Take the 2-minute tour ×
Stack Overflow is a question and answer site for professional and enthusiast programmers. It's 100% free, no registration required.

I have several similar Models (ContactEmail, ContactLetter, ContactPostalcard).

Each instance (record) in, say, ContactEmail, means a specific Email template was sent to a specific Contact.

So, each one (e.g. ContactEmail) belongs_to :contact

So, in ContactEmail model, there is an attribute ContactEmail.contact_id.

Each Contact has a virtual attribute company_name.

So, when I write the following, I will get all emails sent within a specific set a conditions (in this case, time):

@sent_emails = ContactEmail.find(:all, :conditions => "conditions here")

So, @sent_emails.size would tell me the total of all emails sent.

My challenge: how do I extract more granularity, by unique company across the different models?

The output I want would look like the following:

FROM 8/1/10 TO 8/10/10 (where the dates are dynamic)

                Calls       Letter      Postalcards
Company 1         4           2             4
Company 2        10           4             6
Company 3         2           3             4

So Company3 has 2 Calls, which means there were two records of ContactCalls where the sent_date fell between the two dates, and where the associated contact belongs to Company 3.

Company 1-3 is not set ahead of time. It needs to be extracted from the pool of ContactCalls, ContactLetters, and ContactPostalcards.....

The challenge is that I don't know what the companies are. They are attributes of the contacts part of each distinct record. So in some cases, I may have Company2 has 0 letters.

Thanks for any guidance! :)

How I can find a company on a given record for ContactEmail model:

ContactEmail.contact.company.name

This will return the associated company for a specific ContactEmail

share|improve this question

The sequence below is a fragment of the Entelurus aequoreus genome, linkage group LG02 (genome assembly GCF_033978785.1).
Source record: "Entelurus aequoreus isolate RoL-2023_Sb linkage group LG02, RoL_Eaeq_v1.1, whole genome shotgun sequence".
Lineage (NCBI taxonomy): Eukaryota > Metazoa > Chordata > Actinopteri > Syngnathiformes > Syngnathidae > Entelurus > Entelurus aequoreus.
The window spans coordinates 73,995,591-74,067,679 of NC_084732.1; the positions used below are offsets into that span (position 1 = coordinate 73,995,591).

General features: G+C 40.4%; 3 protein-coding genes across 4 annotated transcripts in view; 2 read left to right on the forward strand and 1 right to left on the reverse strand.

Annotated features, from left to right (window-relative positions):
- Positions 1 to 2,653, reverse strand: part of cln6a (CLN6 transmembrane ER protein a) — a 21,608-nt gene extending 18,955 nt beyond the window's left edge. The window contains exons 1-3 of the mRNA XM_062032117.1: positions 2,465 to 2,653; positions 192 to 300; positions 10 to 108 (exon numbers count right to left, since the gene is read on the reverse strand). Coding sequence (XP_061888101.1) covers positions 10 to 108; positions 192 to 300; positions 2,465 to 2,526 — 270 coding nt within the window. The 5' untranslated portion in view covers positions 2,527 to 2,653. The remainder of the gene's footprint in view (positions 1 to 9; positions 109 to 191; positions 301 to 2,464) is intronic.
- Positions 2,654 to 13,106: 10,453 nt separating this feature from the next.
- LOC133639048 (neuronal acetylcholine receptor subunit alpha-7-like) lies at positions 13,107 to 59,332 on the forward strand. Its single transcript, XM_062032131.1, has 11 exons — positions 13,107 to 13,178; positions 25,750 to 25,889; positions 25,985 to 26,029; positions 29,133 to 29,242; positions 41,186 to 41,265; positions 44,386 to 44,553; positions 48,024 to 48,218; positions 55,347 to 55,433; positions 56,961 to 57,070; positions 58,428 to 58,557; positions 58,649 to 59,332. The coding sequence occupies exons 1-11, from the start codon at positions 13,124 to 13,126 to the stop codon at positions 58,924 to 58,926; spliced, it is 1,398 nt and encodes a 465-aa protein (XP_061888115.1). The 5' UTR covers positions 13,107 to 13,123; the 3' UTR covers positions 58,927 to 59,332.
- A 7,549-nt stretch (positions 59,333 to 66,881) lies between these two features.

4 Answers 4

up vote 2 down vote accepted
+25

This should do it nicely:

    list = Contact.find :all,
      :select => "companies.name company_name, COUNT(contact_emails.id) email_count, COUNT(contact_letters.id) letter_count, COUNT(contact_postalcards.id) postalcard_count",
      :joins => [
        "LEFT JOIN companies ON company.id = contact.company_id",
        "LEFT JOIN contact_emails ON contact_emails.contact_id = contacts.id",
        "LEFT JOIN contact_letters ON contact_letters.contact_id = contacts.id",
        "LEFT JOIN contact_postalcards ON contact_postalcards.contact_id = contacts.id"
      ],
      :group => "companies.id"

      list.each do |item|
        p item.company_name, item.email_count, item.letter_count, item.postalcard_count
      end
share|improve this answer
    
interesting....I will give it a try.... –  Angela Aug 20 '10 at 20:39
    
btw, company_name as noted above is a virtual attribute...so I don't think it works on selects? –  Angela Aug 20 '10 at 23:18
    
yeah cann't fond company_name because not a column -- see the note I had...it has to be accessed through Contact.Company.Name –  Angela Aug 20 '10 at 23:25
    
For this solution to work, one has to use OUTER JOIN, i.e. LEFT OUTER JOIN instead of LEFT JOIN. –  Harish Shetty Aug 23 '10 at 1:24
1  
LEFT JOIN is the same as LEFT OUTER JOIN. –  aceofspades Aug 23 '10 at 16:54

In my opinion, trying to extract this data in one query (which I suppose you want to do) is a little bit overkill. I'd issue one query for each type with :group => company_name option. Then I'd merge the results using Ruby code so I have some data structure that allows for easy display (probably a hash of hashes, e.g. {'Company 1' => {'Calls' => 5, 'Letter' => 0, 'Postalcards' => 3'}...}.

share|improve this answer
    
what does the :group => option do? Will that give me the total for within a group (I guess similar to sql group, right?) –  Angela Aug 17 '10 at 4:22
    
how do I search by company_name when company_name is an attribute of Contact, which each ContactEmail 'belongs_to"? Can I make a virtual attribute for each ContactEmail, ContactLetter that is also company_name? –  Angela Aug 17 '10 at 4:27
    
How would I query across all the models (ContactEmail, ContactLetter, etc) –  Angela Aug 17 '10 at 19:24
    
:group => company_name is the same as in SQL, but from other answers I see that you should rather use :group => 'company_id'. And as I said, doing it in one query is overkill IMHO, but you can see the code for that in Fullware's answer. –  szeryf Aug 22 '10 at 19:23
    
I just want the easiest way to do it....company_name btw is a virtual attribute in contact, it has a belongs_to relationship.... –  Angela Aug 23 '10 at 21:34

If you really want to have all the contacts with the count of all these relationships, it might be a good idea to use a counter_cache.

http://api.rubyonrails.org/classes/ActiveRecord/Associations/ClassMethods.html - find counter cache on this page